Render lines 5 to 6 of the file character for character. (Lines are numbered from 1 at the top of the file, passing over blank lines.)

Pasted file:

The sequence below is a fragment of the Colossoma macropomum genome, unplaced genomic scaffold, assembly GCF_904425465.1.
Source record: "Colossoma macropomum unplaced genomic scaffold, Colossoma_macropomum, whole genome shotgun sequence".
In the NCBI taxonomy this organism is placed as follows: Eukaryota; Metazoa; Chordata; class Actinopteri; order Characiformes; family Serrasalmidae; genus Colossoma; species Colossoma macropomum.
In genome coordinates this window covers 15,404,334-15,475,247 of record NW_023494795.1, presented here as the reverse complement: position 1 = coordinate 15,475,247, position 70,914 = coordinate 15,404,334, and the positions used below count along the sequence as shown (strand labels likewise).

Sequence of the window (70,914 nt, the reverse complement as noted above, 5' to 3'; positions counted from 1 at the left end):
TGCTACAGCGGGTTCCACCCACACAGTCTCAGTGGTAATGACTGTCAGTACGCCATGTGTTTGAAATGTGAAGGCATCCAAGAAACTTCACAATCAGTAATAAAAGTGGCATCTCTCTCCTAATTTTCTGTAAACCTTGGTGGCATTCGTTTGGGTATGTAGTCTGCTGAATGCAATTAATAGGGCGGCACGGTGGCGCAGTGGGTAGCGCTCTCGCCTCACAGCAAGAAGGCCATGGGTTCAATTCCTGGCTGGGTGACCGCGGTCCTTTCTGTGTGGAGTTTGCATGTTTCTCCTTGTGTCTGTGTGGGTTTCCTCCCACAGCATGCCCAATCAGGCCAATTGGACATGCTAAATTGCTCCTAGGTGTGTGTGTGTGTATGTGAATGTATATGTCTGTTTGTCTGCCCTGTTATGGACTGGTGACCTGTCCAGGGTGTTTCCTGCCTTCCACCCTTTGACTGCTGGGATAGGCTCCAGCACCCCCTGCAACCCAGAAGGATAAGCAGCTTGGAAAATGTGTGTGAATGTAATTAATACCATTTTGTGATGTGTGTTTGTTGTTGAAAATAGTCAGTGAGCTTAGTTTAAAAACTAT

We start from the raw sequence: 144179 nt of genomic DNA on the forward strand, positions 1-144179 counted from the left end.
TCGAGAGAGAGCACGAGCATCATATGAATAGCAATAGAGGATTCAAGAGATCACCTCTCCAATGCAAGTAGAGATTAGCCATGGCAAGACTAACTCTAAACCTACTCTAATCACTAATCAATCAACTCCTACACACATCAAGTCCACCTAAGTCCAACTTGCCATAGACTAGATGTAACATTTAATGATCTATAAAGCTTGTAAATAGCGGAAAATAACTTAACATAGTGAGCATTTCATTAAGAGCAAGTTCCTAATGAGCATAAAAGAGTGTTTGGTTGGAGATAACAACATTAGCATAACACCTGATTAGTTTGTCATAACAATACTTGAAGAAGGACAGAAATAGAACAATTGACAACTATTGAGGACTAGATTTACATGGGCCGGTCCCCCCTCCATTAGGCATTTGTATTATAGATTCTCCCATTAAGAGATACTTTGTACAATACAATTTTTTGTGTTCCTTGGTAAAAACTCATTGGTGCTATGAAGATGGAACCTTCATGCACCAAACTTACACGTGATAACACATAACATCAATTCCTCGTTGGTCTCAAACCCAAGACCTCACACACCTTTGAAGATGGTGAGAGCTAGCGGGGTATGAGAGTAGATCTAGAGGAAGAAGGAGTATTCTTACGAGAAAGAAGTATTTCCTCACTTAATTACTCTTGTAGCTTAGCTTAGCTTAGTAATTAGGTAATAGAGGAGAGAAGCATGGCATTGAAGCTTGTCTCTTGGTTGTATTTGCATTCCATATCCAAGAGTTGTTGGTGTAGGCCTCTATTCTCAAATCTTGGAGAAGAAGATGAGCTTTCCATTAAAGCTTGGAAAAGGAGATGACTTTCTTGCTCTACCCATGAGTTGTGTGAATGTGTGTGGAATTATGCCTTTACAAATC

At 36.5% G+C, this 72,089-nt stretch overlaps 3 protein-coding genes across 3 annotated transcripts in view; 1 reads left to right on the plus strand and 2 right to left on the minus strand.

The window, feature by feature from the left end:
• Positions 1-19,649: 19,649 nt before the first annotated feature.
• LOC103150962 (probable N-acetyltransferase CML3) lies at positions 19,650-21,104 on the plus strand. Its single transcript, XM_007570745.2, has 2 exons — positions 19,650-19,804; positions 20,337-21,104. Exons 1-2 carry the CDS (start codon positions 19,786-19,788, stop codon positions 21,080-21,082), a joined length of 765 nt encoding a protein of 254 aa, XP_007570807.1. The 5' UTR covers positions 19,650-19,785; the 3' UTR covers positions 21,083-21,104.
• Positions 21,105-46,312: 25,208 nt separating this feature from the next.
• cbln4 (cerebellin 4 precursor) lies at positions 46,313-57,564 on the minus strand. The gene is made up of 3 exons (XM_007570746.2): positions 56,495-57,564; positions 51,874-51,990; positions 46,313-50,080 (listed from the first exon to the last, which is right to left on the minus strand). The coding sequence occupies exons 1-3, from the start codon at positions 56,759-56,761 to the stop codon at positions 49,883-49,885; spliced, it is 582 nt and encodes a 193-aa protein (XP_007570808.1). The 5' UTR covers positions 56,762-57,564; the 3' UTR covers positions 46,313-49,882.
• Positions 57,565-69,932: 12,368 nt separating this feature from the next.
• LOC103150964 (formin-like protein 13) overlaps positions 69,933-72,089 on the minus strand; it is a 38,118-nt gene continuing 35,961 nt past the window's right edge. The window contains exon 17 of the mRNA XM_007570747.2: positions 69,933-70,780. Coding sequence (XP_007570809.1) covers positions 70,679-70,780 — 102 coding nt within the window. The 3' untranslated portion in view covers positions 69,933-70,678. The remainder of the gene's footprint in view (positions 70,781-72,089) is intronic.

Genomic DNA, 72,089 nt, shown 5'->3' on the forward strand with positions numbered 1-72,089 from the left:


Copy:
Sequence of the window (70,914 nt, the reverse complement as noted above, 5' to 3'; positions counted from 1 at the left end):
TGCTACAGCGGGTTCCACCCACACAGTCTCAGTGGTAATGACTGTCAGTACGCCATGTGTTTGAAATGTGAAGGCATCCAAGAAACTTCACAATCAGTAATAAAAGTGGCATCTCTCTCCTAATTTTCTGTAAACCTTGGTGGCATTCGTTTGGGTATGTAGTCTGCTGAATGCAATTAATAGGGCGGCACGGTGGCGCAGTGGGTAGCGCTCTCGCCTCACAGCAAGAAGGCCATGGGTTCAATTCCTGGCTGGGTGACCGCGGTCCTTTCTGTGTGGAGTTTGCATGTTTCTCCTTGTGTCTGTGTGGGTTTCCTCCCACAGCATGCCCAATCAGGCCAATTGGACATGCTAAATTGCTCCTAGGTGTGTGTGTGTGTATGTGAATGTATATGTCTGTTTGTCTGCCCTGTTATGGACTGGTGACCTGTCCAGGGTGTTTCCTGCCTTCCACCCTTTGACTGCTGGGATAGGCTCCAGCACCCCCTGCAACCCAGAAGGATAAGCAGCTTGGAAAATGTGTGTGAATGTAATTAATACCATTTTGTGATGTGTGTTTGTTGTTGAAAATAGTCAGTGAGCTTAGTTTAAAAACTAT